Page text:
By Andrea Brescia
As times and social tastes change, your board might explore adding amenities to keep your community association current and in line with newer associations. The amenities that were in place when your association was founded might not be completely satisfying to your membership today—or attracting new buyers.
It may seem like tax season—and the paperwork that accompanies it—has just passed, but remember that as you manage your community year-round, you need to be aware of tax issues that could arise in the future. A common issue to keep your eye on is the use of outside, third-party workers to perform jobs, such as cleaning, in your community. If you don’t handle paying these workers properly throughout the year, you could get into tax trouble with the IRS or state and local tax agencies later.
Unfortunately, sometimes you have to charge your members late fees if they don’t pay their common expenses on time (unless you've established an acceleration policy, as discussed in "Cut Monthly Assessment Delinquencies with Tough Acceleration Policy"). You probably don’t want to charge late fees to members who occasionally pay late. But you might also feel that members who chronically pay late deserve the late charges.
Just because you have pet rules for your community, that doesn’t mean that members with pets will always follow them. Noncompliant members can create problems that range from annoying to dangerous. What can you do? Periodically send a letter reminding them of the importance of complying with your pet rules and pointing out how disregarding the rules disturbs other members and your maintenance staff. Your letter, like our Model Letter: Remind Pet Owners of Responsibilities, should include four key points.
In the not too distant past, it wasn’t uncommon for an employee to work for the same company for many years, or even for her entire career. But today, the average worker stays at each of her jobs for just 4.4 years, according to the most recent data from the Bureau of Labor Statistics. And the expected tenure of the work force’s youngest employees—the so-called “Millennials” who were born between 1977 and 1997—is about half that.
Some aspects of association management will never change: You’ll always have to be aware of financial issues, deal with maintenance situations, hire and train staff, and work with board members to take the best possible care of the community. And there will always be a need for good and effective communication between managers and the association’s board members and residents.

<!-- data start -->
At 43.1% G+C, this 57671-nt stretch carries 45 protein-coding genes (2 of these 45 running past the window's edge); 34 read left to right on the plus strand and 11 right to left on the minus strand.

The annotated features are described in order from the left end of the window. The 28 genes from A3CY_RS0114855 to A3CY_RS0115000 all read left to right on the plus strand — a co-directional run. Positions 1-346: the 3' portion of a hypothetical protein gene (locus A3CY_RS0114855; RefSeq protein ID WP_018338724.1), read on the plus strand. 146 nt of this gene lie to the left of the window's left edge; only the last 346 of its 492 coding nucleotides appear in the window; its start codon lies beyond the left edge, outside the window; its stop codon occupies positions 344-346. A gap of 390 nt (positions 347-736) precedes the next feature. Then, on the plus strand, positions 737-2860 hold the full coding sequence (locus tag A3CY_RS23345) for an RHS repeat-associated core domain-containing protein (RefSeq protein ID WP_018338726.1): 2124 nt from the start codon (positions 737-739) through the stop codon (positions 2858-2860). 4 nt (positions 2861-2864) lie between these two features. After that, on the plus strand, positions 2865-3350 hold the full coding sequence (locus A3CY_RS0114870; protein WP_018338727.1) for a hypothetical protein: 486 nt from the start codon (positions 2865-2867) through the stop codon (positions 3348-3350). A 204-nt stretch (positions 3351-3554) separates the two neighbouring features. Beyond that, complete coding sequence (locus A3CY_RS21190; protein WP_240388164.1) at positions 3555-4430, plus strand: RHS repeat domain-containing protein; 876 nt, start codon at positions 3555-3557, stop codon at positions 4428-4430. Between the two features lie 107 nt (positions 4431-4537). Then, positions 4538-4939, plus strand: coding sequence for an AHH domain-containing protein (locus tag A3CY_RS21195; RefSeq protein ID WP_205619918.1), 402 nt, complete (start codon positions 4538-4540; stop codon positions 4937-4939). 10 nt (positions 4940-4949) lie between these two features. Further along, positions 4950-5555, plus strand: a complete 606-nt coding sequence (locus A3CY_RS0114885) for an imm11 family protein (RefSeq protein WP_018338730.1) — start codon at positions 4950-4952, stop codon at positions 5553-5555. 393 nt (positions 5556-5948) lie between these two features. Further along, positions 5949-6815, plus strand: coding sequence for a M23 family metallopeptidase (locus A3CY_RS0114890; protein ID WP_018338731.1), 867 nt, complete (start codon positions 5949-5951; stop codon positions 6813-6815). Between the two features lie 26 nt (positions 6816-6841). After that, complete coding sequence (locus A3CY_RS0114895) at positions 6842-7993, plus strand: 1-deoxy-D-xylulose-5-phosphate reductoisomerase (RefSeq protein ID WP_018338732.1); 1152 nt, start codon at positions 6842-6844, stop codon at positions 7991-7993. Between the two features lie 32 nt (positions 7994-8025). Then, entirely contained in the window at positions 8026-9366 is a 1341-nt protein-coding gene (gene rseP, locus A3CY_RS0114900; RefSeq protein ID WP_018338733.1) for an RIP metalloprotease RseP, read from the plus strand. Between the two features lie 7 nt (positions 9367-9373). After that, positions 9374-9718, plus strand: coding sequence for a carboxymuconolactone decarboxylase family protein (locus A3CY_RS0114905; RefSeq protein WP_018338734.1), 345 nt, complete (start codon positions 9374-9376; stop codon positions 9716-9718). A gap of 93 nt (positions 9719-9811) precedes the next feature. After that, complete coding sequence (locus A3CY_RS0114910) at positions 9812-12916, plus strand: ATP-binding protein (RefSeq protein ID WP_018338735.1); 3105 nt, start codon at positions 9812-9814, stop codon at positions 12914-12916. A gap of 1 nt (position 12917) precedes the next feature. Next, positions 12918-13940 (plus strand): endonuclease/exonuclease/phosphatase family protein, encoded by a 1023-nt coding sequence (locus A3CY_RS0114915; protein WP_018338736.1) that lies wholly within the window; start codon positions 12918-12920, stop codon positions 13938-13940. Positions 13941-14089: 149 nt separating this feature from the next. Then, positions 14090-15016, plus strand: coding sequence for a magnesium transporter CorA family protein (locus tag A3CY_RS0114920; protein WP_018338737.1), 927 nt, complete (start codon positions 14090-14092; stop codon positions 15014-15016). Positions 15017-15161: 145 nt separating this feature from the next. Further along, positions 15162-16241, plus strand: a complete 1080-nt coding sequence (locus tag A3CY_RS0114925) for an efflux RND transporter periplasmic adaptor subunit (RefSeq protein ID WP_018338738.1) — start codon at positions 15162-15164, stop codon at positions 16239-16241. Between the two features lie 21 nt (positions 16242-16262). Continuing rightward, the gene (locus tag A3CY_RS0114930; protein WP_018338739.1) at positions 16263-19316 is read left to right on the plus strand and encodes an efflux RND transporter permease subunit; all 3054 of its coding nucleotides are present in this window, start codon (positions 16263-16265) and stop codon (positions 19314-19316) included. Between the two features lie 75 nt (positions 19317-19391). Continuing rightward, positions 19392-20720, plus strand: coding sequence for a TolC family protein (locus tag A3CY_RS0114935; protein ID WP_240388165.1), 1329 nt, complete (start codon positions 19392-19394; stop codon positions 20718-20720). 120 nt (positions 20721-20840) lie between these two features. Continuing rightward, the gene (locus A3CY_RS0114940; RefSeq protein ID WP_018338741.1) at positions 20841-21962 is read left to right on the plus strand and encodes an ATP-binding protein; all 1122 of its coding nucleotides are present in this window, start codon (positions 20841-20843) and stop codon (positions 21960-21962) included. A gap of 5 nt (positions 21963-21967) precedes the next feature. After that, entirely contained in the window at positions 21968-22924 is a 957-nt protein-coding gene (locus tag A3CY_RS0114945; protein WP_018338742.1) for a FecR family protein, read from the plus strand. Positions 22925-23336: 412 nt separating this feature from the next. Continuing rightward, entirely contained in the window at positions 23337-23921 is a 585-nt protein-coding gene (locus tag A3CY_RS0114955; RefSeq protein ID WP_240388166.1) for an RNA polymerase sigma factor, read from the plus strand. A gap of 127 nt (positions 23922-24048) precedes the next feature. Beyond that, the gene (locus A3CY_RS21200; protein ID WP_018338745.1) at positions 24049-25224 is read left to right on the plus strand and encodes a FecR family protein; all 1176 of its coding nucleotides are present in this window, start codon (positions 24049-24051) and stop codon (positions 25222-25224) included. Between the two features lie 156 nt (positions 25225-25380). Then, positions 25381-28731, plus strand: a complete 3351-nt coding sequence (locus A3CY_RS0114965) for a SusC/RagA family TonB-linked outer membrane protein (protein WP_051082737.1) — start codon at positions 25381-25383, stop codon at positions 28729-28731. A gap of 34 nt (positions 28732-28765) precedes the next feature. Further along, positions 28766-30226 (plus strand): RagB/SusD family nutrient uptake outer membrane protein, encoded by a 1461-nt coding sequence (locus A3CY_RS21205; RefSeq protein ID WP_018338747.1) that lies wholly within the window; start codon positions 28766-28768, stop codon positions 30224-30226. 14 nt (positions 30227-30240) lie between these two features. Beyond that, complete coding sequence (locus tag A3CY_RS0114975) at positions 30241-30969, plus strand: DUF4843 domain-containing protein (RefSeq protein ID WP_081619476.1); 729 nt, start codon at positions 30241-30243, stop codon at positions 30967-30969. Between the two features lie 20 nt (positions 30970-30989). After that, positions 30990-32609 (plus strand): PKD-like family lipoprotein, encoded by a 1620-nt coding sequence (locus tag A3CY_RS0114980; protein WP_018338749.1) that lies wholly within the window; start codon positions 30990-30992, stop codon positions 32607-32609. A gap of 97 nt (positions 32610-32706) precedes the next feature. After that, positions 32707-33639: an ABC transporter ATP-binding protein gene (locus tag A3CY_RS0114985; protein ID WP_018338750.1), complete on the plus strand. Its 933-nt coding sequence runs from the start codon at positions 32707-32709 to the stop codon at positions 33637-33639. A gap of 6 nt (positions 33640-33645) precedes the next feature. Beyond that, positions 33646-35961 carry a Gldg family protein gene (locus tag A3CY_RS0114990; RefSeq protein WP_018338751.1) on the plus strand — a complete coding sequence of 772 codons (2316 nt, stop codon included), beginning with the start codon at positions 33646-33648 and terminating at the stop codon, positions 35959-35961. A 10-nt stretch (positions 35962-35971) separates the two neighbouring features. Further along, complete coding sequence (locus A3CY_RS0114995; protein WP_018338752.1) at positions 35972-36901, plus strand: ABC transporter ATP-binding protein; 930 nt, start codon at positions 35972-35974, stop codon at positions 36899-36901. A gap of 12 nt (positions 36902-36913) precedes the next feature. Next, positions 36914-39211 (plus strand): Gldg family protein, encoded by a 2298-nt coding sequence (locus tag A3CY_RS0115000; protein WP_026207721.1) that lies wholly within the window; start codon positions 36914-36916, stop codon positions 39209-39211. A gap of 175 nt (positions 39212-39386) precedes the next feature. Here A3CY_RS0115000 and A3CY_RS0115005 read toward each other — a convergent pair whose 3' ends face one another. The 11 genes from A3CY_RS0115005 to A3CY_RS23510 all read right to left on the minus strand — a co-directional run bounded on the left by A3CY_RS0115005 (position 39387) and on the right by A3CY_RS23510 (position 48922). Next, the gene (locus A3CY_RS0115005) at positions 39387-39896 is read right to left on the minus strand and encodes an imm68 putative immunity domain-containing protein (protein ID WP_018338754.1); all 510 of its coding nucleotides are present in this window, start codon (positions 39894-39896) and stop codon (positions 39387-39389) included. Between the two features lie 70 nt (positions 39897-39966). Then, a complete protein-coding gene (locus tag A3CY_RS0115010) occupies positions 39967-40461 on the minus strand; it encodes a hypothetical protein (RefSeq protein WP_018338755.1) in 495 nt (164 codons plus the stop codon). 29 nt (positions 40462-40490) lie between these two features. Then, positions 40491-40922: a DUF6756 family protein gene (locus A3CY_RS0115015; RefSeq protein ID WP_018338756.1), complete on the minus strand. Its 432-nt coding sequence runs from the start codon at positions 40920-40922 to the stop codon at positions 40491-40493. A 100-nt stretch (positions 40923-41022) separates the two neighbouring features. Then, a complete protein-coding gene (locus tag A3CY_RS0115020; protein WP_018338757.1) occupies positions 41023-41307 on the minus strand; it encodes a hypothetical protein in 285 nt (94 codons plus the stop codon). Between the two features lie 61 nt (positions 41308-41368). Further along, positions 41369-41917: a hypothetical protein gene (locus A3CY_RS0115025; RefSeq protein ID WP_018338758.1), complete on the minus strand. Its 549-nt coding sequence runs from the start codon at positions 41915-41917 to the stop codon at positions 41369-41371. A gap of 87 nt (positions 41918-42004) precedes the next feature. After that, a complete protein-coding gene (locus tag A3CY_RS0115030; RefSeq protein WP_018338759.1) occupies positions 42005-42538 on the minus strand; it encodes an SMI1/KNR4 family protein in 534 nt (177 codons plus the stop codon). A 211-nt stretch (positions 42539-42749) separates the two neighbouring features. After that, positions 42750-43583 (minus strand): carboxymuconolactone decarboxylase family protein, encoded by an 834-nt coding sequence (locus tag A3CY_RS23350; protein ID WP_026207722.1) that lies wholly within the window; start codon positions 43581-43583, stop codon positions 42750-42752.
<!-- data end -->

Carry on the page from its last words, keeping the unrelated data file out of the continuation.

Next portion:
In the October 2012 issue, we described ways to boost employee productivity (see “Implement ‘Workplace-Improvement Program’ to Increase Employee Productivity”). A recent study shows that this type of initiative is more important than ever. A new Global Workforce Study by global human resources consultant Towers Watson found that almost 63 percent of U.S. workers aren’t “fully engaged” in their work. Moreover, these employees say that they’re struggling to cope with work situations that don’t provide sufficient support.
Sometimes, to comply with the law, association boards must be restructured. If you find yourself in the position of having to deliver the news and help with the restructure, you could be faced with accusations by board members that you’re improperly trying to oust them for your own motives. For example, if you’ve had difficulty working with the current board members, they could assume that you’d like to replace them with members who will be more accommodating. The laws that apply to condo association and HOA board term limits vary from state to state.
With the presidential and other elections approaching, members may want to show their support for a candidate by posting signs on their lawns and porches, or putting posters or decals in their windows. But you don't want to end up with front yard “sign farms” that look unsightly. You also don't want a sign war between neighbors who have opposing viewpoints on political issues and post certain signs just to irritate their neighbors. All of that diminishes property values and looks tacky.